“Whatever the discipline or craft, a close study of the work at hand is necessary. Neither practitioners of medicine nor poetry can afford to wing it “like to the lark at break of day.” As carefully arranged as a tray of surgical instruments, Clark-Sayles’ poems in One Breath lead us from youth to maturity in two practices: medicine and poetry. She writes of early awareness of threats to life: Anne Frank’s as well as the lives of school children in her elementary school practicing “duck and cover” in Colorado near the military air base where their fathers worked. Her poems are full of confidence and tact, even when describing medical school training: the cadaver’s truths, and a comprehension of facts as “the doctor’s art seeps in unseen.””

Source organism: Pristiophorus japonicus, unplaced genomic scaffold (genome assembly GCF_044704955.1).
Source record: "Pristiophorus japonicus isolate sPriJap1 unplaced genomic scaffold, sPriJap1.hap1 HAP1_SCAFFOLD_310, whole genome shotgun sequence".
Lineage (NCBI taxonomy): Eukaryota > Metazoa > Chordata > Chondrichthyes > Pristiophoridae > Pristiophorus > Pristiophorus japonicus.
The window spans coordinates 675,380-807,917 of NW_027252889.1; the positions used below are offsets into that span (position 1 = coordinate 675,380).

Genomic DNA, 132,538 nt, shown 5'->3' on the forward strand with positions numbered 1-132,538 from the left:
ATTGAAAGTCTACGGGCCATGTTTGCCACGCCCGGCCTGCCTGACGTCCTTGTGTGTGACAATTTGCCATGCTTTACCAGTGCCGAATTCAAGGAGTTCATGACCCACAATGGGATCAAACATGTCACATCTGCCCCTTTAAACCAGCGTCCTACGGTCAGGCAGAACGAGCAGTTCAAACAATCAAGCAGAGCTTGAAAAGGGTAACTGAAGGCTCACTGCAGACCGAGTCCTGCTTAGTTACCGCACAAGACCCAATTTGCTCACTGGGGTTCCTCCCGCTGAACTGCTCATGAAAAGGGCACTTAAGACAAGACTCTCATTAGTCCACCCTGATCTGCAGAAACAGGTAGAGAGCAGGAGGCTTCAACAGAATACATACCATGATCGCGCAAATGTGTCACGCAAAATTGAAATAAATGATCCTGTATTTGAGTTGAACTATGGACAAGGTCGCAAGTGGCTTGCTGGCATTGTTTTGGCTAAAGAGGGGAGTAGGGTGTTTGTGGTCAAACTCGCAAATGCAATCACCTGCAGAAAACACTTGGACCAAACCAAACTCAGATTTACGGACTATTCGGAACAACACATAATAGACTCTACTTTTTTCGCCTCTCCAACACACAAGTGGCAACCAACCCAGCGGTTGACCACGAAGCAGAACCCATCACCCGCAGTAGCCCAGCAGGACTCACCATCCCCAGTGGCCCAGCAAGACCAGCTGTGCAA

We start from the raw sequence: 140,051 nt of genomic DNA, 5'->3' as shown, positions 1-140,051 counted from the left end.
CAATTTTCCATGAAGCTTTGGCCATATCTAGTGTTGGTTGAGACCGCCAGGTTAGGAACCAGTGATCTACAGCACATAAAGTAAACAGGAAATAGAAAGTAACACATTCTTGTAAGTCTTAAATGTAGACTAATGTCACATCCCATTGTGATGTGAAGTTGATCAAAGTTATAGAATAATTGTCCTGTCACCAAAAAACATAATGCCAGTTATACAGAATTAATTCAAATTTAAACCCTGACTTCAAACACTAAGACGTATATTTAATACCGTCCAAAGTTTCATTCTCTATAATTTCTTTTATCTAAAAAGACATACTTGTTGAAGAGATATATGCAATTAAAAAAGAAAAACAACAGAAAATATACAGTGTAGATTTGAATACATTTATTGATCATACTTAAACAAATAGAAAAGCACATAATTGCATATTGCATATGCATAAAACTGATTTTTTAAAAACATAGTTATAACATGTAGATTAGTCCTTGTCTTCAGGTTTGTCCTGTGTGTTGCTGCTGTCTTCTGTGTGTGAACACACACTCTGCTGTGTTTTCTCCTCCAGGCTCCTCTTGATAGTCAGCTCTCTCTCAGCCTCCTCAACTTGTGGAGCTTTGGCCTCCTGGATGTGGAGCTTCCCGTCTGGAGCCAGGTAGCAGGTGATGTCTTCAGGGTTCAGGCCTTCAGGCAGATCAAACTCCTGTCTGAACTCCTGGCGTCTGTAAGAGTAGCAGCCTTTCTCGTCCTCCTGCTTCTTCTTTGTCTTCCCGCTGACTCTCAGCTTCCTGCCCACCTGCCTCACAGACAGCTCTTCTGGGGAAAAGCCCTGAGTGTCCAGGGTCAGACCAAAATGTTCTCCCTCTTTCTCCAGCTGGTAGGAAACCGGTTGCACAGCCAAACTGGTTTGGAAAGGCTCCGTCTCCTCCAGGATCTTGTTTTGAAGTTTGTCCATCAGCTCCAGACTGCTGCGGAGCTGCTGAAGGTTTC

“Throughout, from its start in gross anatomy’s “scent of wintergreen” to its “last red bead of pomegranate,” Catharine Clark-Sayles’s One Breath immerses us in the sensuous world of her lived life. Whether from the vantage of the geriatrician she is or the patient she has been, of the observer or the observed, in poem after accomplished poem she makes her daily rounds, compassionate, lyrical, alert, practiced in the poet’s art—and we are fortunate to be by her side, our own breaths invigorated and enriched.”
—Dr. Roy Jacobstein
After a military-brat childhood, medical school, and 20 years as a geriatrics physician, Catharine Clark-Sayles recovered a childhood love of poetry as a way to find meaning in the stories presented by her patients. Over the last two decades she has worked to undo the habits of dry clinical reportage for a more lyrical narration while finding the beauty of medical language. She is published widely in medical journals and anthologies. One Breath is her debut collection.